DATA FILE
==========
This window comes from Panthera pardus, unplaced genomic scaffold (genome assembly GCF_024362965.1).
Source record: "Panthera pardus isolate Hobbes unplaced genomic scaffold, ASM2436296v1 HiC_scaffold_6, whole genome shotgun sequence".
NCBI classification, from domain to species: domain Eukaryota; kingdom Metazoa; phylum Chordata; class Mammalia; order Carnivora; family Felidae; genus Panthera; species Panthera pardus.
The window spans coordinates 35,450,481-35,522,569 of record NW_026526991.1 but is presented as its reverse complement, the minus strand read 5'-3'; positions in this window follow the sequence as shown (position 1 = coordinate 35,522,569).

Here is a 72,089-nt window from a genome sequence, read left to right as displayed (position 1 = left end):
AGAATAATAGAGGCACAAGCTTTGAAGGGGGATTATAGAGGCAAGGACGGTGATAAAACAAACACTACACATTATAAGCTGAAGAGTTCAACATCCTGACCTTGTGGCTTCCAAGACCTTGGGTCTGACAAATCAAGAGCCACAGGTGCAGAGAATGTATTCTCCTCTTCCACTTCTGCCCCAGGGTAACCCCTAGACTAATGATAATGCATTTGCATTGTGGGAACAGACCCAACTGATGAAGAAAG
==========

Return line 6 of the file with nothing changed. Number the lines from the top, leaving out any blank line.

AGAATAATAGAGGCACAAGCTTTGAAGGGGGATTATAGAGGCAAGGACGGTGATAAAACAAACACTACACATTATAAGCTGAAGAGTTCAACATCCTGACCTTGTGGCTTCCAAGACCTTGGGTCTGACAAATCAAGAGCCACAGGTGCAGAGAATGTATTCTCCTCTTCCACTTCTGCCCCAGGGTAACCCCTAGACTAATGATAATGCATTTGCATTGTGGGAACAGACCCAACTGATGAAGAAAG